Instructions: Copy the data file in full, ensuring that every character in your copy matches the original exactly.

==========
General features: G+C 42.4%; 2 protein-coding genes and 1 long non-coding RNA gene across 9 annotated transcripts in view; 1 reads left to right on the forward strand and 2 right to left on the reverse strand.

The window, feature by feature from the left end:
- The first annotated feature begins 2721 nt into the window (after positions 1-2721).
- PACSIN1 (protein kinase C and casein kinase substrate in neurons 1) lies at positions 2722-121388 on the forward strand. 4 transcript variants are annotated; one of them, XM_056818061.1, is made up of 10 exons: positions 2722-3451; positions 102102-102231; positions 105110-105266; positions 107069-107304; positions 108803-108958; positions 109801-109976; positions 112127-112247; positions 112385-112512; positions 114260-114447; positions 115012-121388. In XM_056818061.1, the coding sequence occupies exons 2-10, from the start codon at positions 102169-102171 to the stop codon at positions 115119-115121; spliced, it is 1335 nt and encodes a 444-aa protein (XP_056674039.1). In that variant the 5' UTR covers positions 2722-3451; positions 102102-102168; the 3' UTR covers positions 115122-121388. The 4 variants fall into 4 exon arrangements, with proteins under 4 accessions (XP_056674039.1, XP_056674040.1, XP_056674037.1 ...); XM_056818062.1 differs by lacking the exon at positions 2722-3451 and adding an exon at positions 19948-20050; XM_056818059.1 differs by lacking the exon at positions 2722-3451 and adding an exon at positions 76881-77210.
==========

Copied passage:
General features: G+C 42.4%; 2 protein-coding genes and 1 long non-coding RNA gene across 9 annotated transcripts in view; 1 reads left to right on the forward strand and 2 right to left on the reverse strand.

The window, feature by feature from the left end:
- The first annotated feature begins 2721 nt into the window (after positions 1-2721).
- PACSIN1 (protein kinase C and casein kinase substrate in neurons 1) lies at positions 2722-121388 on the forward strand. 4 transcript variants are annotated; one of them, XM_056818061.1, is made up of 10 exons: positions 2722-3451; positions 102102-102231; positions 105110-105266; positions 107069-107304; positions 108803-108958; positions 109801-109976; positions 112127-112247; positions 112385-112512; positions 114260-114447; positions 115012-121388. In XM_056818061.1, the coding sequence occupies exons 2-10, from the start codon at positions 102169-102171 to the stop codon at positions 115119-115121; spliced, it is 1335 nt and encodes a 444-aa protein (XP_056674039.1). In that variant the 5' UTR covers positions 2722-3451; positions 102102-102168; the 3' UTR covers positions 115122-121388. The 4 variants fall into 4 exon arrangements, with proteins under 4 accessions (XP_056674039.1, XP_056674040.1, XP_056674037.1 ...); XM_056818062.1 differs by lacking the exon at positions 2722-3451 and adding an exon at positions 19948-20050; XM_056818059.1 differs by lacking the exon at positions 2722-3451 and adding an exon at positions 76881-77210.